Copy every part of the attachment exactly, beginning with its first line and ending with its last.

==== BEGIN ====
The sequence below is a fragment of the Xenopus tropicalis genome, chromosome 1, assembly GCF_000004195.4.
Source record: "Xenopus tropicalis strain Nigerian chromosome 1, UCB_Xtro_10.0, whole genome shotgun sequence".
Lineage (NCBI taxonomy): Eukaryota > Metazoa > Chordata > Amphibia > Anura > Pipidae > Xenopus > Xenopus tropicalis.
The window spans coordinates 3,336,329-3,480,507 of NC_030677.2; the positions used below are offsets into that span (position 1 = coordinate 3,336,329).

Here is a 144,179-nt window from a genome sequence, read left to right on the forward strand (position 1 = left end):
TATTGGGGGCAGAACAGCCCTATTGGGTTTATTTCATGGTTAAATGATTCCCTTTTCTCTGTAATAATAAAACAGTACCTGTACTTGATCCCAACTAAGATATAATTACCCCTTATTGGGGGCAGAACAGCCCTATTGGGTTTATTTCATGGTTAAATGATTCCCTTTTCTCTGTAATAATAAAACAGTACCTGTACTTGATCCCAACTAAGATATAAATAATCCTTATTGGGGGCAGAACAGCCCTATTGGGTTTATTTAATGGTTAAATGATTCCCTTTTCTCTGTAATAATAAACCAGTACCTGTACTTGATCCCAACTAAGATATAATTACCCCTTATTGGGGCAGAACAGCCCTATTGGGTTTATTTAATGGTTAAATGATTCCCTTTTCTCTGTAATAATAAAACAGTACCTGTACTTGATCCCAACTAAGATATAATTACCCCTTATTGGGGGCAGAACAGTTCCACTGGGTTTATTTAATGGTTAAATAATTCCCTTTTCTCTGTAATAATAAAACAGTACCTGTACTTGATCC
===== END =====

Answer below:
The sequence below is a fragment of the Xenopus tropicalis genome, chromosome 1, assembly GCF_000004195.4.
Source record: "Xenopus tropicalis strain Nigerian chromosome 1, UCB_Xtro_10.0, whole genome shotgun sequence".
Lineage (NCBI taxonomy): Eukaryota > Metazoa > Chordata > Amphibia > Anura > Pipidae > Xenopus > Xenopus tropicalis.
The window spans coordinates 3,336,329-3,480,507 of NC_030677.2; the positions used below are offsets into that span (position 1 = coordinate 3,336,329).

Here is a 144,179-nt window from a genome sequence, read left to right on the forward strand (position 1 = left end):
TATTGGGGGCAGAACAGCCCTATTGGGTTTATTTCATGGTTAAATGATTCCCTTTTCTCTGTAATAATAAAACAGTACCTGTACTTGATCCCAACTAAGATATAATTACCCCTTATTGGGGGCAGAACAGCCCTATTGGGTTTATTTCATGGTTAAATGATTCCCTTTTCTCTGTAATAATAAAACAGTACCTGTACTTGATCCCAACTAAGATATAAATAATCCTTATTGGGGGCAGAACAGCCCTATTGGGTTTATTTAATGGTTAAATGATTCCCTTTTCTCTGTAATAATAAACCAGTACCTGTACTTGATCCCAACTAAGATATAATTACCCCTTATTGGGGCAGAACAGCCCTATTGGGTTTATTTAATGGTTAAATGATTCCCTTTTCTCTGTAATAATAAAACAGTACCTGTACTTGATCCCAACTAAGATATAATTACCCCTTATTGGGGGCAGAACAGTTCCACTGGGTTTATTTAATGGTTAAATAATTCCCTTTTCTCTGTAATAATAAAACAGTACCTGTACTTGATCC